Studies on adverse neurodevelopmental outcomes (n=3): As part of a US multiyear birth cohort study that started in 1999/2000 with 601 mothers, a study was done by Eskenazi et al. on the effects of in utero exposure to two isomers of DDT (p,p'-DDT and o,p'-DDT) and p,p'-DDE on the neurodevelopment of infants of mothers recently immigrated from Mexico24. Maternal serum samples collected at the second or third trimester of pregnancy helped 'characterise' the foetal exposure having adjusted for lipid levels. The psychomotor development index (PDI) and the mental development index (MDI) of infants were measured on Bayles' scales at 6, 12 and 24 months, as indicators of neurodevelopment.
Geometric means of the serum levels of analytes (which were found to be strongly correlated, r= 0.8-0.9) were used. Statistically significant decreases of 1.73 and 2.14 points in the 6-month PDI score of infants were found to be associated with 10-fold increases in serum levels of p,p'-DDT (p< 0.05) and p,p'-DDE (p<0.05), respectively. However, only p,p'-DDT remained significantly associated with decreases in PDI scores (estimated difference (points)= -2.33 (95% CI= -4.44 to -0.22)) afterwards, at 12 months but not beyond. On a subgroup analysis (data not provided), authors claimed a negative association between o,p'-DDT level and PDI score for boys only, at 12 months (estimated difference (points)= -3.78; 95% CI= -7.47 to -0.09; p<0.01). This suggests that the non-association observed when combined was due to girls.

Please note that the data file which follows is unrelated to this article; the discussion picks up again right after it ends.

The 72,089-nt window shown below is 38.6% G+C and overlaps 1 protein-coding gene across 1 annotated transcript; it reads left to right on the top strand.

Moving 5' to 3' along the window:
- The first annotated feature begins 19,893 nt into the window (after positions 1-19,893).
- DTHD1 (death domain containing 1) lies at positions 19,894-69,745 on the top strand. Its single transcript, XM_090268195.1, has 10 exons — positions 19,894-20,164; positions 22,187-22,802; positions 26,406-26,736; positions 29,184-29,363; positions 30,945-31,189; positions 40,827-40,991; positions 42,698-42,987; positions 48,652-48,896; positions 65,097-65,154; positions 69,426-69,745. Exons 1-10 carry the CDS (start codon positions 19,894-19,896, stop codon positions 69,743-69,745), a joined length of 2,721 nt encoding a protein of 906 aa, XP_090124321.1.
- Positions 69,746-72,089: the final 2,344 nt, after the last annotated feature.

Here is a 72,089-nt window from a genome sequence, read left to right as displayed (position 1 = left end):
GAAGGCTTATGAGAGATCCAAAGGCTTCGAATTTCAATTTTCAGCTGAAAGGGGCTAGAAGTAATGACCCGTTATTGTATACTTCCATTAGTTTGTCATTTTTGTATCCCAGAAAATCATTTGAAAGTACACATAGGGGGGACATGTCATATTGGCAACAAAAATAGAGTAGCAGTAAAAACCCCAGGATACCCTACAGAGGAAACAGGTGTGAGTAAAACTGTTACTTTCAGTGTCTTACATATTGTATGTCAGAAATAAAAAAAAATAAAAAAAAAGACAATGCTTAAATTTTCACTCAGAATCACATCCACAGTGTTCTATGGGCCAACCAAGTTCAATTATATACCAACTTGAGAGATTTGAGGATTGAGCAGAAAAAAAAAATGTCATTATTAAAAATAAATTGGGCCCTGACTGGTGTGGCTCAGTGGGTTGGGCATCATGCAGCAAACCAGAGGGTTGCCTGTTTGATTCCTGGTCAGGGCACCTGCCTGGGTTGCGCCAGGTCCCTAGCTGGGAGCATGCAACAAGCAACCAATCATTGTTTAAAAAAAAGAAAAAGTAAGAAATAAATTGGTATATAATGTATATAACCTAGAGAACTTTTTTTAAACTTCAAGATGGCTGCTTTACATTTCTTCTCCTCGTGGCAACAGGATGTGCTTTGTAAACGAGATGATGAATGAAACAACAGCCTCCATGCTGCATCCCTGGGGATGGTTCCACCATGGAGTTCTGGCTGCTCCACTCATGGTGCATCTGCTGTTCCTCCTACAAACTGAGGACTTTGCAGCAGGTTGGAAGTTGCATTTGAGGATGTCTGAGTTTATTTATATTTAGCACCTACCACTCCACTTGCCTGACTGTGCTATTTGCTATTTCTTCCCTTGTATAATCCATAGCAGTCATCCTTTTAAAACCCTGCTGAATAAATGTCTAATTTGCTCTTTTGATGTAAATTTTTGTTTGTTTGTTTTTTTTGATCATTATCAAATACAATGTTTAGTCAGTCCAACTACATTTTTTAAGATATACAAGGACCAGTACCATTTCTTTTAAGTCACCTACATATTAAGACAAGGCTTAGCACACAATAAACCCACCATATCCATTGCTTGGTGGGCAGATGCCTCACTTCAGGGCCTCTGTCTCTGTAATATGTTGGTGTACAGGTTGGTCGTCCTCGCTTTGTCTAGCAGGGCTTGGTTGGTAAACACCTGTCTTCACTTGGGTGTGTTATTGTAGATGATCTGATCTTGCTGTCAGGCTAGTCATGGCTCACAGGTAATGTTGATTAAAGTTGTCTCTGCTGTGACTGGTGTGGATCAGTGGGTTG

For MDI scores, no analyte demonstrated any association at 6 months. However, at 12 months, authors observed statistically significant decreases of 1.71 and 2.56 points in MDI scores associated with 10-fold increases in serum levels of p,p'-DDT (p<0.05) and o,p'-DDT (p< 0.01), respectively. By 24 months, 10-fold increases in serum levels of p,p'-DDT, o,p'-DDT and p,p'-DDE were found to be associated with decreases of 2.12 (p<0.05), 3.06 (p<0.01) and 2.44 (p<0.10) points, respectively, in MDI scores. Noteworthily, a consistent negative trend, as age increased, was found with mental development.
Among covariates adjusted for, breastfeeding was the only correlate found to be significantly positively associated with 12- and 24-month MDI scores whether DDT/DDE levels were kept in the model or not. Each month of breastfeeding was associated with increases of approximately 0.20 points in MDI scores at 12 and 24 months (p<0.05).